Lawsuits

  1. Why is it that I always read or hear that one can be called in to court for a lawsuit because of negligence/malpractice,etc that has happened like 2 or 3 years ago? Why that long?

    Is it because this negligence/malpractice, etc that happened 2 or 3 years ago went unnoticed and was just recently discovered (example:from records) and the "offended party" decided to file a complaint/sue after the recent discovery?

    Or....

    Was the complaint/lawsuit filed right away, but it takes years for it get "processed". So the subpoena doesnt come until years later.


    I havent been in this country too long, and im still ignorant in this aspects.

    Thanks for any information
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  2. 5 Comments

  3. by   BabyRN2Be
    Quote from game over
    Or....

    Was the complaint/lawsuit filed right away, but it takes years for it get "processed". So the subpoena doesnt come until years later.


    I havent been in this country too long, and im still ignorant in this aspects.

    Thanks for any information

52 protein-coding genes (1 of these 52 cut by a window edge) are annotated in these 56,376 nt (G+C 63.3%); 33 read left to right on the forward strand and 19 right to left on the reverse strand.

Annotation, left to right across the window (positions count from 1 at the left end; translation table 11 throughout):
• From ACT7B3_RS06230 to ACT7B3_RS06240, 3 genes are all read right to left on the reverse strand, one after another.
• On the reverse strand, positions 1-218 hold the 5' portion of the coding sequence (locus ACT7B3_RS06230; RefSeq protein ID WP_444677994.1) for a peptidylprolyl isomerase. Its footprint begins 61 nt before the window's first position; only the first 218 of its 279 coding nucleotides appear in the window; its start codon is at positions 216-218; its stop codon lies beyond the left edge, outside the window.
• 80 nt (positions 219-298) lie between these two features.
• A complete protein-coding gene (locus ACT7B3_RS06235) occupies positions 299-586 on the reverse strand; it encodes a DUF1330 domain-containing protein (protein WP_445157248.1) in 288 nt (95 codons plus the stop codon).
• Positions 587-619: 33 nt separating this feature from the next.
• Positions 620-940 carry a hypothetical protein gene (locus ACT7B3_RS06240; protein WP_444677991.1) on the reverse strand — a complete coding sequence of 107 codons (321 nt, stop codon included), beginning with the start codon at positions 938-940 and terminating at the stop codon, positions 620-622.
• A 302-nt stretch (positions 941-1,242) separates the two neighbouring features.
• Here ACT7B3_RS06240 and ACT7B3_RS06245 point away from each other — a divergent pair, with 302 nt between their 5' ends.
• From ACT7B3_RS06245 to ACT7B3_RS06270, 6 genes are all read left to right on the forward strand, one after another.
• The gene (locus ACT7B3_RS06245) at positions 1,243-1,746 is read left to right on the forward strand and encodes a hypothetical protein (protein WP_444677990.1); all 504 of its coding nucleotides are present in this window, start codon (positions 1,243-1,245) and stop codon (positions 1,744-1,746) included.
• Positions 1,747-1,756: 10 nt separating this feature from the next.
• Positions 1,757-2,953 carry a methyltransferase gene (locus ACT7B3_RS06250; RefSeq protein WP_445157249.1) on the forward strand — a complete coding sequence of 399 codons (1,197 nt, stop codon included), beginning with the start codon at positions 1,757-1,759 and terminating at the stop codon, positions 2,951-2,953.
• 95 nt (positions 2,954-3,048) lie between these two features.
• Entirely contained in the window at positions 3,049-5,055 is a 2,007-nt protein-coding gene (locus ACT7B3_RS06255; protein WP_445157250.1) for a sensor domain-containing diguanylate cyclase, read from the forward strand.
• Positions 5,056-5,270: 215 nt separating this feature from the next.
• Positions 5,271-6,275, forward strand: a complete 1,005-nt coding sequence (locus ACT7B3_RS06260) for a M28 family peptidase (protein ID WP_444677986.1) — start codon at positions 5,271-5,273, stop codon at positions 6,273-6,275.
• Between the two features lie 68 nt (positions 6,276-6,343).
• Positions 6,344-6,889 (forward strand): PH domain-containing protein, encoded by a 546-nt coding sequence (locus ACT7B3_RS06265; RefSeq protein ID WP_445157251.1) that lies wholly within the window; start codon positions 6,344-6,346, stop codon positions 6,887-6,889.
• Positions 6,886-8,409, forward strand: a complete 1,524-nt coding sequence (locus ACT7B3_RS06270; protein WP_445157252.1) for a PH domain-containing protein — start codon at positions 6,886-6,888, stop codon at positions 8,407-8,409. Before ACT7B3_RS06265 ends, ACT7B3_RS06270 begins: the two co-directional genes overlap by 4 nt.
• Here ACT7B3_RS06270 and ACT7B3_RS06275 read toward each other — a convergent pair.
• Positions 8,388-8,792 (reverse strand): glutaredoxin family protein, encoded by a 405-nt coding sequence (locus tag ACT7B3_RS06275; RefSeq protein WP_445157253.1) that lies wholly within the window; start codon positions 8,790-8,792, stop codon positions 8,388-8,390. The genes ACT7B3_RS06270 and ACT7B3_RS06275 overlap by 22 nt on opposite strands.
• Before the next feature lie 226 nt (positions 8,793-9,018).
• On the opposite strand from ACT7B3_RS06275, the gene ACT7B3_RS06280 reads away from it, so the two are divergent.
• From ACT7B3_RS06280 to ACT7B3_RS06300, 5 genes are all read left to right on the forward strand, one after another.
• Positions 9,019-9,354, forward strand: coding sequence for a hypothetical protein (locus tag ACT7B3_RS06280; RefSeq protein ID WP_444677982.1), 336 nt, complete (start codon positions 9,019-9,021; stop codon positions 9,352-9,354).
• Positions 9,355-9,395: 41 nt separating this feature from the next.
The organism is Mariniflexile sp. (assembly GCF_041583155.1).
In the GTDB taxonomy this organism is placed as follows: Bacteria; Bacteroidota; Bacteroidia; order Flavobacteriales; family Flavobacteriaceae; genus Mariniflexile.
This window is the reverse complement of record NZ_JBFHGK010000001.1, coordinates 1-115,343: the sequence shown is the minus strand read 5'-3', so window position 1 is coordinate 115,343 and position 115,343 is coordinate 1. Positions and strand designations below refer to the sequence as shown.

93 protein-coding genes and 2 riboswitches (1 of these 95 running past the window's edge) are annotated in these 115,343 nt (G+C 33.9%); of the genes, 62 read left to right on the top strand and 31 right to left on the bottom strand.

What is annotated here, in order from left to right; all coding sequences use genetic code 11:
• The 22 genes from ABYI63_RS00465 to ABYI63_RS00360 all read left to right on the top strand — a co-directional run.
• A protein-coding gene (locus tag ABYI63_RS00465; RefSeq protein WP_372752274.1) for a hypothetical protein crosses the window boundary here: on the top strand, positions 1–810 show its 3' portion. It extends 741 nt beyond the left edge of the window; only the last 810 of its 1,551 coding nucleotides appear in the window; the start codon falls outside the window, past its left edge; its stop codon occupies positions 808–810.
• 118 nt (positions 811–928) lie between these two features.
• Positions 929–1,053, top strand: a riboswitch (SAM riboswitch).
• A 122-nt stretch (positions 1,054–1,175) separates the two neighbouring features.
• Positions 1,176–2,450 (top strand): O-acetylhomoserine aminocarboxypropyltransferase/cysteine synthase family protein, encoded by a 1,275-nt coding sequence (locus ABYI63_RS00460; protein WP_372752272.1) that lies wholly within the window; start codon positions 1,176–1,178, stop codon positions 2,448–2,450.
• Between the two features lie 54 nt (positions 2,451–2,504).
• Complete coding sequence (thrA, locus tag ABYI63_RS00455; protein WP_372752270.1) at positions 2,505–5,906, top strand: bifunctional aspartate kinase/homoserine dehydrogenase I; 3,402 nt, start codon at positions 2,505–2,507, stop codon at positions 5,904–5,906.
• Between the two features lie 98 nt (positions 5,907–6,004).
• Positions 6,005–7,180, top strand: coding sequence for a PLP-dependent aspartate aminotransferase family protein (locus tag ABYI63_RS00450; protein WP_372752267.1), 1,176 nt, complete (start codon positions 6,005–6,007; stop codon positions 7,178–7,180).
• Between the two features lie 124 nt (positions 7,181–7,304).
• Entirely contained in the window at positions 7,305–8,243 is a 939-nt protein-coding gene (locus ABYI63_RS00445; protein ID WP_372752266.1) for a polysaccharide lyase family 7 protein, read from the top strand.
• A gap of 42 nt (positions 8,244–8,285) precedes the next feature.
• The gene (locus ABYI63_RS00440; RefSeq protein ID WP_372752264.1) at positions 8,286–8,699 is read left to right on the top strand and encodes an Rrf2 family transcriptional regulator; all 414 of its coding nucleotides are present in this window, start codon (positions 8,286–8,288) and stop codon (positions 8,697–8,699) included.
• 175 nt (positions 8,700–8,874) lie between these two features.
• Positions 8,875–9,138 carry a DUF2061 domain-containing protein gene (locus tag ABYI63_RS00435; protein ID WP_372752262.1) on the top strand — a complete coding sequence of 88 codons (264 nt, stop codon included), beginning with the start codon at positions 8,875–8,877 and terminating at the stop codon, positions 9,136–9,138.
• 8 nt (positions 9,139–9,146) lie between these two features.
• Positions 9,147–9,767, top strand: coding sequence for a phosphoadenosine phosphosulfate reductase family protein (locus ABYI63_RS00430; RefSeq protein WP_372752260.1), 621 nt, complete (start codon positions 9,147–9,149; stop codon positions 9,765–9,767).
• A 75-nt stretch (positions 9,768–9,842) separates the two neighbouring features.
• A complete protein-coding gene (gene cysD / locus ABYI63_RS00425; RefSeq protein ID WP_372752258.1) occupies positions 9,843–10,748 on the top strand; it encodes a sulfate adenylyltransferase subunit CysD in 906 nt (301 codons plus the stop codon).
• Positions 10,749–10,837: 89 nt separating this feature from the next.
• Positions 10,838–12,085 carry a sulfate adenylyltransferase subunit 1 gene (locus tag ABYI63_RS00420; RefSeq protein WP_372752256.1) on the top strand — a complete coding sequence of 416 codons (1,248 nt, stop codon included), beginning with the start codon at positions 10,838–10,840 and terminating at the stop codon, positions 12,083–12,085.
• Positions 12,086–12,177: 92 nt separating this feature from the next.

I think that you are looking at situation number 2. Sometimes it takes a LONG time to get something actually into court. 2-3 years is not all that uncommon in most cases.
  4. by   elkpark
    Actually, option A is also correct -- it often takes years for a problem (related to previous treatment) to be identified as related to the previous treatment, or to become serious enough for someone to decide to sue, or they just agonize over it for a long time before deciding to sue, or they weren't going to sue, but someone they met several years later convinced them that it would be a good idea ...

    A lawsuit can arise many years after the actual episode of treatment; I'm not sure offhand of the exact length of the statute of limitations on malpractice, but my Dad is a retired physician and he has said to me many times, "Never write anything in a chart that you wouldn't want to have to explain in court seven years later ..."
  5. by   Sheri257
    A lot of times, the statute of limitations won't begin until the malpractice is discovered. So that could take years, and be yet another reason for the delay.

    Last edit by Sheri257 on Apr 26, '04
  6. by   rdhdnrs
    The law, and lawyers, move like glaciers....time is not the same to them as it is to you and me.
  7. by   Havin' A Party!
    All the above are potentially correct possibilities.

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